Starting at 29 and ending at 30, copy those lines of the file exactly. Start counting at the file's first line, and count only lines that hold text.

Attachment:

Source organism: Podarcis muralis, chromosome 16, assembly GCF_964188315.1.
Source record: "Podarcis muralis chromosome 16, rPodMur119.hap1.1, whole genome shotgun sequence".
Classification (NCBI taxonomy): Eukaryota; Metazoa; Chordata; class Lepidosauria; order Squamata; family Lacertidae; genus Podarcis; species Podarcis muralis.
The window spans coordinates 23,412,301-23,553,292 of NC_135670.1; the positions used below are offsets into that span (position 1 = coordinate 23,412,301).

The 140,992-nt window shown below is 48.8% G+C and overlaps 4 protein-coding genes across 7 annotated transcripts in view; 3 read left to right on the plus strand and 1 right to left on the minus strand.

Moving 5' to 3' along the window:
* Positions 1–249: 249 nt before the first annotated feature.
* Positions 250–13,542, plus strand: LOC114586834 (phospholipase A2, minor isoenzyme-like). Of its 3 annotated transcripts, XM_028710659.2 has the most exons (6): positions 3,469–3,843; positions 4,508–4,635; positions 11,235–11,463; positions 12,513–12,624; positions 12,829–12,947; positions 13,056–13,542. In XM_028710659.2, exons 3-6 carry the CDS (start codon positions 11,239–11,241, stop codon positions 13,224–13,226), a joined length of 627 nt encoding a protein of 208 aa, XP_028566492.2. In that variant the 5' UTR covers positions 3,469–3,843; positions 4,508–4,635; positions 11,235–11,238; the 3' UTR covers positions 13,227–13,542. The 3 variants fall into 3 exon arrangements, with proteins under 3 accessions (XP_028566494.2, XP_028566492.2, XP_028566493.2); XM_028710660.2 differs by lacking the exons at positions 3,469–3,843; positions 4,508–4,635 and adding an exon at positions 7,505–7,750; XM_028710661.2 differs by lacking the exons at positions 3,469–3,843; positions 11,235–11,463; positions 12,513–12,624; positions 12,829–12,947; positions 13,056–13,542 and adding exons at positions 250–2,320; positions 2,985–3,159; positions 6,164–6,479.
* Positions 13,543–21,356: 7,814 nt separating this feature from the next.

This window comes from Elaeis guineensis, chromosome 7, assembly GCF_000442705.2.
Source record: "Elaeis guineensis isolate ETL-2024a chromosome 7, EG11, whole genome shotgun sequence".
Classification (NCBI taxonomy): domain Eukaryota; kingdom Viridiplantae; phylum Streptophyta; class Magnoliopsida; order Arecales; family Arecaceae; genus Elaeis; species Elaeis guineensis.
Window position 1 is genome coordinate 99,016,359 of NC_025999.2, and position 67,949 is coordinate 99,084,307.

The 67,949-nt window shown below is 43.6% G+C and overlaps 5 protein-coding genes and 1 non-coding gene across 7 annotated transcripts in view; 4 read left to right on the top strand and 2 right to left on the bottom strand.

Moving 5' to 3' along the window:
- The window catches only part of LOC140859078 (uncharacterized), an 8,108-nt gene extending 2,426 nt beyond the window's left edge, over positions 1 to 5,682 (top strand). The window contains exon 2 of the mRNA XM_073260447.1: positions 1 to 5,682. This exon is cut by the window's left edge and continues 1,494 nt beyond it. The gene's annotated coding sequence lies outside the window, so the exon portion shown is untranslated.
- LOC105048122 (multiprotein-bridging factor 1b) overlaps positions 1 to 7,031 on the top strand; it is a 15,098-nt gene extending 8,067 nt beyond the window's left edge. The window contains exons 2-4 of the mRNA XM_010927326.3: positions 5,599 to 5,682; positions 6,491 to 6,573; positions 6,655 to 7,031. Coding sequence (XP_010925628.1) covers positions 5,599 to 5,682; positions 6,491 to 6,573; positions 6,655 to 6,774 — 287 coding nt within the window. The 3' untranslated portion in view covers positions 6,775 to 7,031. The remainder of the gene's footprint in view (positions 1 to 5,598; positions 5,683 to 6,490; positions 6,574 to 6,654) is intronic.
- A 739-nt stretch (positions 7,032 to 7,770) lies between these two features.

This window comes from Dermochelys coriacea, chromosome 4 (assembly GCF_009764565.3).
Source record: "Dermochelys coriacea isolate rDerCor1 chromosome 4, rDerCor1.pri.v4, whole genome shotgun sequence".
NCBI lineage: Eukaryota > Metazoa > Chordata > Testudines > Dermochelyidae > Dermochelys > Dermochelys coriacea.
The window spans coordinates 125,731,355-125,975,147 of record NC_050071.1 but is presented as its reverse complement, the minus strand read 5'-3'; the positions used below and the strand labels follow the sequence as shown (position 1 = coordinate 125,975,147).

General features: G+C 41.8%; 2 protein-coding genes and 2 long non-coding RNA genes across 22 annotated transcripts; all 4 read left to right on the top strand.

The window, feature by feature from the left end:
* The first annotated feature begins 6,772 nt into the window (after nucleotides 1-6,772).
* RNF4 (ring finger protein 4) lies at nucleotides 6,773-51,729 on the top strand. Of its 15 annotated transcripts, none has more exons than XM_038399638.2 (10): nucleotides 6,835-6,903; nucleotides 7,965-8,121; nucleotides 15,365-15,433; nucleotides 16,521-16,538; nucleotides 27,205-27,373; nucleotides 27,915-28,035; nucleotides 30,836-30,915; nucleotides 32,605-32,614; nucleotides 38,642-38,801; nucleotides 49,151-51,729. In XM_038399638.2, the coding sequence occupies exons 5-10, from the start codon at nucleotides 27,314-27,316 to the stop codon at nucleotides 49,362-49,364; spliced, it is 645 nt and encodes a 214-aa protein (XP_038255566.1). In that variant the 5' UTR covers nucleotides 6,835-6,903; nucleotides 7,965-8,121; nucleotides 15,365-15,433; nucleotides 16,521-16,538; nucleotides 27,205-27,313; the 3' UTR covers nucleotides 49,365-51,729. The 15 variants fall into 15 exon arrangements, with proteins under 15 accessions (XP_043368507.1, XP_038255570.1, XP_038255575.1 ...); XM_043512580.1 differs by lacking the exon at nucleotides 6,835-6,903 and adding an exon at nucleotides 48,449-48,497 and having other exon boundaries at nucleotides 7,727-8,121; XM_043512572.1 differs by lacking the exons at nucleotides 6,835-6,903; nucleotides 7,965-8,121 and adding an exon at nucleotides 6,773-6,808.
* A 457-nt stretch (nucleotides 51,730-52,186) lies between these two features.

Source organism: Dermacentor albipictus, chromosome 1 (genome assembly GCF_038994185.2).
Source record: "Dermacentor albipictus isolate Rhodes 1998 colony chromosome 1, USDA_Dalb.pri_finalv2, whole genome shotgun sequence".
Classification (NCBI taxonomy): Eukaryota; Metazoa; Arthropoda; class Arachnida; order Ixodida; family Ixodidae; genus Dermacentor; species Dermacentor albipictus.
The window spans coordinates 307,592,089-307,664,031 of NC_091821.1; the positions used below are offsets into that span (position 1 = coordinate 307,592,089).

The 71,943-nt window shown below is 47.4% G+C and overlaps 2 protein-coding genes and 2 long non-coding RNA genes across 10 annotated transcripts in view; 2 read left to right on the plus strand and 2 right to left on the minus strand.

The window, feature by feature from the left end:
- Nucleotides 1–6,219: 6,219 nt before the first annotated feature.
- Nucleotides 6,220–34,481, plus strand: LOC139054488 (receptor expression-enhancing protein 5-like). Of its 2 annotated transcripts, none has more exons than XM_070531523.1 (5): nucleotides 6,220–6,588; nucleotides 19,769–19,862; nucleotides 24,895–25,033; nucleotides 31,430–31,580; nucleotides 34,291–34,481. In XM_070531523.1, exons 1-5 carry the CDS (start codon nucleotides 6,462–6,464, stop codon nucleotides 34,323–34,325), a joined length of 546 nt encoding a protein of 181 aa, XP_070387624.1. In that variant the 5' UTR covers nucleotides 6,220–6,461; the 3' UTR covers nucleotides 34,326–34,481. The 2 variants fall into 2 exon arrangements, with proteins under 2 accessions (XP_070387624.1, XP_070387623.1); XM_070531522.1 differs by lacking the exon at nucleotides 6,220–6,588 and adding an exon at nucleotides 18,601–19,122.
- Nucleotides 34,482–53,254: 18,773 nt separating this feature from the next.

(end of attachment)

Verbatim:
Source record: "Dermacentor albipictus isolate Rhodes 1998 colony chromosome 1, USDA_Dalb.pri_finalv2, whole genome shotgun sequence".
Classification (NCBI taxonomy): Eukaryota; Metazoa; Arthropoda; class Arachnida; order Ixodida; family Ixodidae; genus Dermacentor; species Dermacentor albipictus.